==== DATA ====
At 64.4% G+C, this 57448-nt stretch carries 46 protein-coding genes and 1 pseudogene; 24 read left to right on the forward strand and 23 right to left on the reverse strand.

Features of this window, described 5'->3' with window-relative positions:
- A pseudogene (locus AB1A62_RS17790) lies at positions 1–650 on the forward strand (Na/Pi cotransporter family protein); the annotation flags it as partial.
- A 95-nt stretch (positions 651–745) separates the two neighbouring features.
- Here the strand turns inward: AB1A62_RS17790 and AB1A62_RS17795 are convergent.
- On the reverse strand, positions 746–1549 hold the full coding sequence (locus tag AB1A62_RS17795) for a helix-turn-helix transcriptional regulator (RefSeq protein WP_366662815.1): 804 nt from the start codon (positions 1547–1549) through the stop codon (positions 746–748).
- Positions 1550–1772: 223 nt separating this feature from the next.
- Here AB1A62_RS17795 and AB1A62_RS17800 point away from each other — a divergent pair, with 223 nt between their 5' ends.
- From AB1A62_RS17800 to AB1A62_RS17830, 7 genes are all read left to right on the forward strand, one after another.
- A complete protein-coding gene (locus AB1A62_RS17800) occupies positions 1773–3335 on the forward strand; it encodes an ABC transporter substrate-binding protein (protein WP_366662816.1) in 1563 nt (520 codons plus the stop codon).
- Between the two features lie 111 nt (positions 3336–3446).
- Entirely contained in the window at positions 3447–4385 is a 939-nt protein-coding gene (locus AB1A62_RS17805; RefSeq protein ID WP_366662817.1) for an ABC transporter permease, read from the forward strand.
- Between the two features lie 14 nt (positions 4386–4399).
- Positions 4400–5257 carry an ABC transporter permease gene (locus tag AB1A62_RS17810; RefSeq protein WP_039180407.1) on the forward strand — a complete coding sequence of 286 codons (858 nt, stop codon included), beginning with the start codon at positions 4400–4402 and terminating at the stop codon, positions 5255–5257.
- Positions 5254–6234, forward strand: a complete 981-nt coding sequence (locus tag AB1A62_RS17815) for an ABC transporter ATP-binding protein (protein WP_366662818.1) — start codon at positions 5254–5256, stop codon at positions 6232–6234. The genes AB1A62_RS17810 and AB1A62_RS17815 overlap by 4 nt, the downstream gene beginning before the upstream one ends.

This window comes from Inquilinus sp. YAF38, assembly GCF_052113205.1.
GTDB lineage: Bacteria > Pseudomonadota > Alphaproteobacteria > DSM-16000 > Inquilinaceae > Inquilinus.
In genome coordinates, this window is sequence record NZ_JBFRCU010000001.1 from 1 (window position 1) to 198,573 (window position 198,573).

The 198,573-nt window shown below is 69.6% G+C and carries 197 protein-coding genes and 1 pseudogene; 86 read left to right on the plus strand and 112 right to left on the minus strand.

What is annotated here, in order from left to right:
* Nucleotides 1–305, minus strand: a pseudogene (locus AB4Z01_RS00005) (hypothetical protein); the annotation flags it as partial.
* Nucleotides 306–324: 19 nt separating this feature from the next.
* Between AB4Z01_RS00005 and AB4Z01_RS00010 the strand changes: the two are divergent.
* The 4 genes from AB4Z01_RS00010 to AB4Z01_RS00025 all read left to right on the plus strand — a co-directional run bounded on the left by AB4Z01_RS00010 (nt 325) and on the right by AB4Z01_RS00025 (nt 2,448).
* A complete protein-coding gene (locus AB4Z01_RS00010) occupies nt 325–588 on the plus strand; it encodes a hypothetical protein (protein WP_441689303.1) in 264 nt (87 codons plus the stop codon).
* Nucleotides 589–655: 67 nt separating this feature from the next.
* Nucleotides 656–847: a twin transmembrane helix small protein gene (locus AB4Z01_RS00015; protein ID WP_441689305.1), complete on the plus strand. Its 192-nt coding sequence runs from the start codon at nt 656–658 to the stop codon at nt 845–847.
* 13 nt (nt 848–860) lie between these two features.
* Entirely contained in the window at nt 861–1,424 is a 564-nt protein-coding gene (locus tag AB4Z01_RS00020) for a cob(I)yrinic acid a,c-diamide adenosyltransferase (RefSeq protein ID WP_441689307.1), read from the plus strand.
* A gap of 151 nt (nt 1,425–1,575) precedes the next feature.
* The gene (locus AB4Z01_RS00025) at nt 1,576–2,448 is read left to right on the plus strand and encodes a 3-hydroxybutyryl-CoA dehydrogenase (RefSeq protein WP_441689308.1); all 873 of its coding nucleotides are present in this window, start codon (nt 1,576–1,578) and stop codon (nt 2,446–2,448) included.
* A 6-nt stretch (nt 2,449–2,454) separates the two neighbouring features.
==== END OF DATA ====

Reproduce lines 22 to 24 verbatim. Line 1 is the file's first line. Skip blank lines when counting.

* Nucleotides 306–324: 19 nt separating this feature from the next.
* Between AB4Z01_RS00005 and AB4Z01_RS00010 the strand changes: the two are divergent.
* The 4 genes from AB4Z01_RS00010 to AB4Z01_RS00025 all read left to right on the plus strand — a co-directional run bounded on the left by AB4Z01_RS00010 (nt 325) and on the right by AB4Z01_RS00025 (nt 2,448).